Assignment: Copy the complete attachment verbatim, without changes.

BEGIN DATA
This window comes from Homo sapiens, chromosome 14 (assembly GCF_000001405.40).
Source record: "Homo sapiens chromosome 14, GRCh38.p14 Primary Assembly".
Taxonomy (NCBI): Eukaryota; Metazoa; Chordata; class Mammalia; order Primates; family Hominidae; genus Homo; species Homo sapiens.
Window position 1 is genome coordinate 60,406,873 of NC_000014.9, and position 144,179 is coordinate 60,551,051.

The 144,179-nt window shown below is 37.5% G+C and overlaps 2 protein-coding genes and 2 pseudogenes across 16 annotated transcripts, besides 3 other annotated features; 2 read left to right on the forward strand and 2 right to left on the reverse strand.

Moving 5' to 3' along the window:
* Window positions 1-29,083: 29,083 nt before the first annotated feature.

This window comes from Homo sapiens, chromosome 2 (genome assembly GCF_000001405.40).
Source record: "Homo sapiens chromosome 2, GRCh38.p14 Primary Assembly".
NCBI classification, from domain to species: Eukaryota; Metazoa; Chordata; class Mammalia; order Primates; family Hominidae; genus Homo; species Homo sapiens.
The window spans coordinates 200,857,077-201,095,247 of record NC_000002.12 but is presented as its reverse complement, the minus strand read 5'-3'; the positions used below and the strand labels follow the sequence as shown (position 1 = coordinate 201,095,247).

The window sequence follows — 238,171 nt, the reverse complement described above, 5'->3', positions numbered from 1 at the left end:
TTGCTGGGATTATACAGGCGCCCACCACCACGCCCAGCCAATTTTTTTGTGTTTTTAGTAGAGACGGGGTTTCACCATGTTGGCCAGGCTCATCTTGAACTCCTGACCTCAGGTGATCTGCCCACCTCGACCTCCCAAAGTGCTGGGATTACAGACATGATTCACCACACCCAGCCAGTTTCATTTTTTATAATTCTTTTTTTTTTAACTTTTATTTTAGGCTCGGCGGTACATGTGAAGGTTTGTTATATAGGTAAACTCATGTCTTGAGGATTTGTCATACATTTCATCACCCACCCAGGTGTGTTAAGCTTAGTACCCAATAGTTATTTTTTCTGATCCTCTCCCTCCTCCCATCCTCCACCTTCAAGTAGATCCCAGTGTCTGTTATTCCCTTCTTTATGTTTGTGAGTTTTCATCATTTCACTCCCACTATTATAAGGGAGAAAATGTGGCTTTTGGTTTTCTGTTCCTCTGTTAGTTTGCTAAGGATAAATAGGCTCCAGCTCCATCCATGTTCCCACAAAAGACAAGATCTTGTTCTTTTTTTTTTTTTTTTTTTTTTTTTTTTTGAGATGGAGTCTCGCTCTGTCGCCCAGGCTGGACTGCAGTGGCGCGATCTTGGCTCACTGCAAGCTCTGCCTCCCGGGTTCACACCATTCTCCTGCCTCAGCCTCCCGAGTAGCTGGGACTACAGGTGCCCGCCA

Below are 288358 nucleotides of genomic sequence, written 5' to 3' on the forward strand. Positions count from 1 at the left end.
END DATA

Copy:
This window comes from Homo sapiens, chromosome 14 (assembly GCF_000001405.40).
Source record: "Homo sapiens chromosome 14, GRCh38.p14 Primary Assembly".
Taxonomy (NCBI): Eukaryota; Metazoa; Chordata; class Mammalia; order Primates; family Hominidae; genus Homo; species Homo sapiens.
Window position 1 is genome coordinate 60,406,873 of NC_000014.9, and position 144,179 is coordinate 60,551,051.

The 144,179-nt window shown below is 37.5% G+C and overlaps 2 protein-coding genes and 2 pseudogenes across 16 annotated transcripts, besides 3 other annotated features; 2 read left to right on the forward strand and 2 right to left on the reverse strand.

Moving 5' to 3' along the window:
* Window positions 1-29,083: 29,083 nt before the first annotated feature.

This window comes from Homo sapiens, chromosome 2 (genome assembly GCF_000001405.40).
Source record: "Homo sapiens chromosome 2, GRCh38.p14 Primary Assembly".
NCBI classification, from domain to species: Eukaryota; Metazoa; Chordata; class Mammalia; order Primates; family Hominidae; genus Homo; species Homo sapiens.
The window spans coordinates 200,857,077-201,095,247 of record NC_000002.12 but is presented as its reverse complement, the minus strand read 5'-3'; the positions used below and the strand labels follow the sequence as shown (position 1 = coordinate 201,095,247).

The window sequence follows — 238,171 nt, the reverse complement described above, 5'->3', positions numbered from 1 at the left end:
TTGCTGGGATTATACAGGCGCCCACCACCACGCCCAGCCAATTTTTTTGTGTTTTTAGTAGAGACGGGGTTTCACCATGTTGGCCAGGCTCATCTTGAACTCCTGACCTCAGGTGATCTGCCCACCTCGACCTCCCAAAGTGCTGGGATTACAGACATGATTCACCACACCCAGCCAGTTTCATTTTTTATAATTCTTTTTTTTTTAACTTTTATTTTAGGCTCGGCGGTACATGTGAAGGTTTGTTATATAGGTAAACTCATGTCTTGAGGATTTGTCATACATTTCATCACCCACCCAGGTGTGTTAAGCTTAGTACCCAATAGTTATTTTTTCTGATCCTCTCCCTCCTCCCATCCTCCACCTTCAAGTAGATCCCAGTGTCTGTTATTCCCTTCTTTATGTTTGTGAGTTTTCATCATTTCACTCCCACTATTATAAGGGAGAAAATGTGGCTTTTGGTTTTCTGTTCCTCTGTTAGTTTGCTAAGGATAAATAGGCTCCAGCTCCATCCATGTTCCCACAAAAGACAAGATCTTGTTCTTTTTTTTTTTTTTTTTTTTTTTTTTTTTGAGATGGAGTCTCGCTCTGTCGCCCAGGCTGGACTGCAGTGGCGCGATCTTGGCTCACTGCAAGCTCTGCCTCCCGGGTTCACACCATTCTCCTGCCTCAGCCTCCCGAGTAGCTGGGACTACAGGTGCCCGCCA

Below are 288358 nucleotides of genomic sequence, written 5' to 3' on the forward strand. Positions count from 1 at the left end.